Thickness of the shampoo solution is an important consumer design feature.  Shampoo is expected to behave in a certain manner when poured out of the bottle.  Viscosity greater then water makes it easier to pour the correct amount of shampoo.  It also helps it to stay in your hair when it is being used so it does not come out before the application is completed. [14]


            For the shampoos, which have a chance of precipitating earth, metals formally attached to the surfactants small amounts of chemicals to contain them are often added.  These are termed sequesterants, and are often used in the medical field to treat metal poisoning.  Tetrasodium diethanolamine is an example of one these compounds, they contain the loose metal ions and maintain the systems integrity.


            Shampoo is expected by the consumer to have a long shelf life and preservatives are added to the mixture to maintain this.  Two common additives for human shampoos are methyl paraben, and propyl paraben.  These prevent microbial infestation of the shampoo medium, which is otherwise so common in a warm moist environment like a bathroom. 

            Other ingredients can be added as well.  Shampoo is an excellent way to treat dandruff since the product is already in direct contact with the affected area.  Medication such as antimicrobial agents like salicylic acid and cadmium sulfide.  More recent has been the use of selenium sulfide.  Fragrances can also be included in shampoo.  The limit on these additives is largely determined by what the public will buy.  In the same manner common color additives are also used to give the shampoo a marketable appearance.  [15,16]

Chemistry of Shampoo

General Composition of Shampoo


        Shampoos are combinations of many chemicals and water, the general compositions of shampoos are:[7]

  1. Cleaning agents:  the prime ingredients in all shampoos are substances called surfactants. Responsible for cleaning action and laterring properties, they largely determine the hair’s condition after shampooing.
  2. Modifying agents: Shampoos contain far more components other than surfactants. There are thickeners (xanthan gum), preservatives (parabens), emulsifiers (glycol distearate), color additives and foam boosters (cocamide monoethanolamine). Some shampoos also include panthenol, which can diffuse into the hair shaft and bind to proteins, strengthening their structure. Humectants, which help to retain moisture, also are added. Ethyl alcohol, isopropyl alcohol and sodium xylene sulfonate can be used to maintain clarity in shampoo.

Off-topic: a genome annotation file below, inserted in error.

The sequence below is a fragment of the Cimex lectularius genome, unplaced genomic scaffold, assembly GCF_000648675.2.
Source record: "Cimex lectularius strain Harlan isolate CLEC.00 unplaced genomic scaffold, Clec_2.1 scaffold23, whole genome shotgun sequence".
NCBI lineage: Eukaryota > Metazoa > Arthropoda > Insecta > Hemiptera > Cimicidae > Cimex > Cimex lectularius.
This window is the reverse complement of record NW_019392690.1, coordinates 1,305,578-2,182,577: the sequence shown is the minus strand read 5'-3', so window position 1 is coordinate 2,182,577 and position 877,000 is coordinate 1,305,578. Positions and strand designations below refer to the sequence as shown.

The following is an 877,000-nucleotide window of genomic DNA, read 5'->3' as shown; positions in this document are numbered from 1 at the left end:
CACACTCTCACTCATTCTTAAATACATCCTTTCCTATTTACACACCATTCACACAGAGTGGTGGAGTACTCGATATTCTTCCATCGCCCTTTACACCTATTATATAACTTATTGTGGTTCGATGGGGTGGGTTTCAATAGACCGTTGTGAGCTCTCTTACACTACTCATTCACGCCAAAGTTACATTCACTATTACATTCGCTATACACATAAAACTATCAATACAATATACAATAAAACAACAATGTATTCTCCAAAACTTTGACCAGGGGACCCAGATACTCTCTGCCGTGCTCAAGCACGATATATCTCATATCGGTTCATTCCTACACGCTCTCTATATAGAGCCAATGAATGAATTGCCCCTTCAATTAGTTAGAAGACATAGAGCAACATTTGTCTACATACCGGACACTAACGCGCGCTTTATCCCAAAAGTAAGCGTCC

3. PH adjuster: In healthy hair, the cuticle consists of translucent cells overlapping like shingles on a roof. In damaged hair, these shingles are more open and ragged.  As the rough adjacent hairs rub against each other, transfer of electrons can produce a static electrical charge.  The result is the dreaded affliction of flyaway hair.  Ideally, a shampoo should smooth down the cuticle and cover it with a clean coating of a sebum-like material.  The smoothing effect is readily achieved by controlling the shampoo's acidity.  All shampoos, whether they make the claim or not, are pH balanced.  The proper pH range is maintained by addition of buffering agents, such as citric acid.
  4. Fragrance:  Fragrance oils are added so that hair is left smelling fresh, which attracts consumers.


Good and Bad Ingredients in Shampoo


In shampoo, some chemical ingredients are rarely degradable or non – degradable, thus bad for environment, some ingredients are harsh for eye and skin, and some ingredients are necessaries for cleaning and conditioning. As showing Table 2, there is general guide to shampoo ingredients.


      Table 2.  The street Cents Guide to Shampoo Ingredients [8]

Good Ingredients

What it is

What it does

What it's called

Gentle Surfactants

Cleans your hair

sodium laureth sulfate and ammonium laureth sulfate



Dimethicone, cyclomethicone

Quarternary Ammonium Compounds

helps create manageable hair

Guar hyroxypropyltrimonium chloride, dicetyldimonium chloride, dihyrodenated tallow benqylmonium chloride, quaternium 18, stearalkonium chloride.


Continue Table 2.


adds lustre, movement, and keeps in moisture



good conditioners, but might just wash out

collagen, elastin


condition and keep moisture in, but are water-soluble and might just get washed away

glycerin, sorbitol, glycols, propylene glycol

Shampoo fillers

What it is

What it does

What it's called


a large part of all shampoos

water, aqua


keep out contamination

Methylparaben, propylparaben, phenoxyethanol, DMDM hydantoin, 2-bromo-2-nitropropate-1, 3-diol, imidazolidinyl urea


make shampoo thicker

cetyl alcohol, stearyl alcohol, hydrogenated lanolin, polyethylene glycol (PEG), glycol stearate, palmitic acid

Citric Acid

keeps the pH level of the shampoo balanced

citric acid

Foam boosters

make more lather

cocamide MEA, lauramide MEA, lauric DEA, lauramine oxide, cocamidopropyl hydroxysultaine, polysorbate 20

Harsh Ingredients

What it is

What it does

What it's called

Surfactants that are harsh

will make matters worse if you have dry scalp or hair.

Sodium lauryl sulfate, alkyl sodium sulpgate, and sodium oelfin sulfate, TEA-lauryl sulfate

Some "natural" ingredients or essential oils

May cause skin sensitivity on your scalp or sun sensitivity

almond extract, allspice, angelica, arnica, balm mint oil, balsam, basil, bergamot, chamomile, cinnamon, citrus, clove,

Typical Surfactants for Common Shampoo


       The major types of surfactants are anionic, cationic, nonionic, and amphoteric. Ions are molecules that have small electrical charges that may be positive or negative. Opposite charges attract and similar charges repel. Surfactants with a negative charge are called anionic. A surfactant with a positive charge is cationic.[9]